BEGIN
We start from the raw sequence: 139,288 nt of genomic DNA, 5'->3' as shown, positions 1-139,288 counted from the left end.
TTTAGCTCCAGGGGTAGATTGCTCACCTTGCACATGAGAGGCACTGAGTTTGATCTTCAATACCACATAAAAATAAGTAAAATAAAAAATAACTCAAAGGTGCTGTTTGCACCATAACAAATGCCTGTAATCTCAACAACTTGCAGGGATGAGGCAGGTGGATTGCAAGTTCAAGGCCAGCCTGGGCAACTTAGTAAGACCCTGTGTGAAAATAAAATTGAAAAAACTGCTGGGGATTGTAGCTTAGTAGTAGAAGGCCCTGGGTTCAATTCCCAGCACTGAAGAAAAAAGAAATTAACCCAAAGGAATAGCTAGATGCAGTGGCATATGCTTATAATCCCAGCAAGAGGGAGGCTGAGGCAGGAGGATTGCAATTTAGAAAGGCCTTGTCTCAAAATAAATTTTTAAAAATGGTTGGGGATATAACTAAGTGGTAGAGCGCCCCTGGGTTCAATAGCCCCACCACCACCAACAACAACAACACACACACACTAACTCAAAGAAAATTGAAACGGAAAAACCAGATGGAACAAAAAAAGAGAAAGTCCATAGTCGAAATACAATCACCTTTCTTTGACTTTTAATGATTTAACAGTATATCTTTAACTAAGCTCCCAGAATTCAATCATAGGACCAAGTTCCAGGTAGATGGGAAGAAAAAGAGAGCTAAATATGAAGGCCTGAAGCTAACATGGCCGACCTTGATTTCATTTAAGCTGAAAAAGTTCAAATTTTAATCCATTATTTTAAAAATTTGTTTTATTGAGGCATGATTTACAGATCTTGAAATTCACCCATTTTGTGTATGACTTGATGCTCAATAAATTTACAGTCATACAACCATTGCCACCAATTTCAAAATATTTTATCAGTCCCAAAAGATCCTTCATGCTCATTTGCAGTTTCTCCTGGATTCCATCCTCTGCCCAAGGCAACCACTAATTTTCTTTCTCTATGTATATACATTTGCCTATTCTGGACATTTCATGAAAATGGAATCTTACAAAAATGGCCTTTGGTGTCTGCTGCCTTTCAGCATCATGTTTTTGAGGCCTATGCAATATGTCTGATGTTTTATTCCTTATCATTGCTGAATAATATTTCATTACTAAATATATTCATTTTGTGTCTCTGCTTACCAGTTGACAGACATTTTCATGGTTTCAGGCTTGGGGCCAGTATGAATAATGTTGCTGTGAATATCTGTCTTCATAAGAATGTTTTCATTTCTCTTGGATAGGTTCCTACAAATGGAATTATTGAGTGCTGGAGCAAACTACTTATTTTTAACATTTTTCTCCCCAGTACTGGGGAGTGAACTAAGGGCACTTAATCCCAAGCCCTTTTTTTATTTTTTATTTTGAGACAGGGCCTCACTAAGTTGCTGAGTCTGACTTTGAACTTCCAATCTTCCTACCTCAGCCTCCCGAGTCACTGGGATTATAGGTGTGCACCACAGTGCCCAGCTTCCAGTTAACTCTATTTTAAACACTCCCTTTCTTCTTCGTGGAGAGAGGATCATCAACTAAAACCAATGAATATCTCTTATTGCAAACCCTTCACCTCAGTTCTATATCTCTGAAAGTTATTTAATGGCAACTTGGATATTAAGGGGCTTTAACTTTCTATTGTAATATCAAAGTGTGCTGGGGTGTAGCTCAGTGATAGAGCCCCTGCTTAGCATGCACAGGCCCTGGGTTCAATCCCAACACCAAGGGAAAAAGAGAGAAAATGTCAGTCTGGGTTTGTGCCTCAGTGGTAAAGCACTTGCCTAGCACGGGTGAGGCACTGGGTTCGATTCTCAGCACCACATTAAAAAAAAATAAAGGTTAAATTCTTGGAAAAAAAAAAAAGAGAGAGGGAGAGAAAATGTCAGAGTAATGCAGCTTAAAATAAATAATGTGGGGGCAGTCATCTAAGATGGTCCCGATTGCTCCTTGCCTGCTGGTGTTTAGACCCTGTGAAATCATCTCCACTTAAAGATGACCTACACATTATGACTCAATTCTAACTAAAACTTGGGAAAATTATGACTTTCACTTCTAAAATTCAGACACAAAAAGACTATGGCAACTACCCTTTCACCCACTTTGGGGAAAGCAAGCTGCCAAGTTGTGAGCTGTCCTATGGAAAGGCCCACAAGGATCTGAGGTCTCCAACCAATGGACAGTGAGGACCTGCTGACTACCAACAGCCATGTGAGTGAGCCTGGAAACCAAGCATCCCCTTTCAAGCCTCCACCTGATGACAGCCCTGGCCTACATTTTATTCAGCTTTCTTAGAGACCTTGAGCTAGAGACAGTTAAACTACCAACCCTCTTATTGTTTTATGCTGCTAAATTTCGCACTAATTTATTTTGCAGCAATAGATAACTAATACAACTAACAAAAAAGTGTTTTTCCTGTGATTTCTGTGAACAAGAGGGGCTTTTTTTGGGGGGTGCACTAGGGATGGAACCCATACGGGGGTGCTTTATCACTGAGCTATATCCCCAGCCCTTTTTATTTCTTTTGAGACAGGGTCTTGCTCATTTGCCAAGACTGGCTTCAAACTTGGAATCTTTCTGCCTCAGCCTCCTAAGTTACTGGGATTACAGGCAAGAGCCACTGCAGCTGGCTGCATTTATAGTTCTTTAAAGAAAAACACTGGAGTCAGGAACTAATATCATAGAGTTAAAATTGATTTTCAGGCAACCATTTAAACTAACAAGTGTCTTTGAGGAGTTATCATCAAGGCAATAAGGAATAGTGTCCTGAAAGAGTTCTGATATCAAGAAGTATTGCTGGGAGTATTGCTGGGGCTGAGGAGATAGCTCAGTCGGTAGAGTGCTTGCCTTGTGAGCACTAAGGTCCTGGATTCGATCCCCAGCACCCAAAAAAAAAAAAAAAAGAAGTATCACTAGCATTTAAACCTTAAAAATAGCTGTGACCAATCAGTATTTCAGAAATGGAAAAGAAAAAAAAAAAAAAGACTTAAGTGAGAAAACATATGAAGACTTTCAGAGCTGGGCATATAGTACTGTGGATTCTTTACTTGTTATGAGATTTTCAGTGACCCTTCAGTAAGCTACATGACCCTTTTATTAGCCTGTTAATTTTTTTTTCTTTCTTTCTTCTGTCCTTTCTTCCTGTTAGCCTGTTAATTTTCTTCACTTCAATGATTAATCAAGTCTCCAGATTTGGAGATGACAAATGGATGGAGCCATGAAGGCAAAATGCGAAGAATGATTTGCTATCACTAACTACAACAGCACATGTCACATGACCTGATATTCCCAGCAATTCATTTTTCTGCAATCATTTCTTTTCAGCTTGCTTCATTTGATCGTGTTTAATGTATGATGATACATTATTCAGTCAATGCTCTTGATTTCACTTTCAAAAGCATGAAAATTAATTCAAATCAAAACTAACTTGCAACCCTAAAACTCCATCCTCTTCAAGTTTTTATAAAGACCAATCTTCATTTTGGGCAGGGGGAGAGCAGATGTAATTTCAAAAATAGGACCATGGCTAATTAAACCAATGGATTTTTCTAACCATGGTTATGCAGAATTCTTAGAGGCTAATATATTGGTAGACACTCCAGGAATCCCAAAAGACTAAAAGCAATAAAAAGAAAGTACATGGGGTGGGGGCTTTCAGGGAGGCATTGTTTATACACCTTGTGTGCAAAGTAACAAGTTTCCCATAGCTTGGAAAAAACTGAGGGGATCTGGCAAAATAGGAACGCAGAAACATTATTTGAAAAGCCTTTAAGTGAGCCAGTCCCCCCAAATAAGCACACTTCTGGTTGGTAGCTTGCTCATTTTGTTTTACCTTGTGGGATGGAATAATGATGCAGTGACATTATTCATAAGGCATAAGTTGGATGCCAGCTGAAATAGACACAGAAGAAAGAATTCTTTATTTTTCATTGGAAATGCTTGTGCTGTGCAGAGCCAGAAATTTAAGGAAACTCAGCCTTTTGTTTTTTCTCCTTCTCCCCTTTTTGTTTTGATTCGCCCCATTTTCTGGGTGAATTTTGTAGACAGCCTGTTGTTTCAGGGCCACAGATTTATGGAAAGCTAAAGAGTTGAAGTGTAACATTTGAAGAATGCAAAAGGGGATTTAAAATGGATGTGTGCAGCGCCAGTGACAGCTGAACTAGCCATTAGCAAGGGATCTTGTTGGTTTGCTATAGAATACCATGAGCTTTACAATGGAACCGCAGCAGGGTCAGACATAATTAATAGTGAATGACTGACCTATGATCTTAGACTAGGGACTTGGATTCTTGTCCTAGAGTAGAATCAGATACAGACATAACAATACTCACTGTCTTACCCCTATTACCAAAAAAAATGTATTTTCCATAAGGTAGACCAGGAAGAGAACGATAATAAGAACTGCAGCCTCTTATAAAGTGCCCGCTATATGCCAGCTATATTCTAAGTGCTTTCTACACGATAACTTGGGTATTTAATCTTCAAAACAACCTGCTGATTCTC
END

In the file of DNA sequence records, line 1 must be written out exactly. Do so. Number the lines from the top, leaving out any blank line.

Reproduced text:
We start from the raw sequence: 139,288 nt of genomic DNA, 5'->3' as shown, positions 1-139,288 counted from the left end.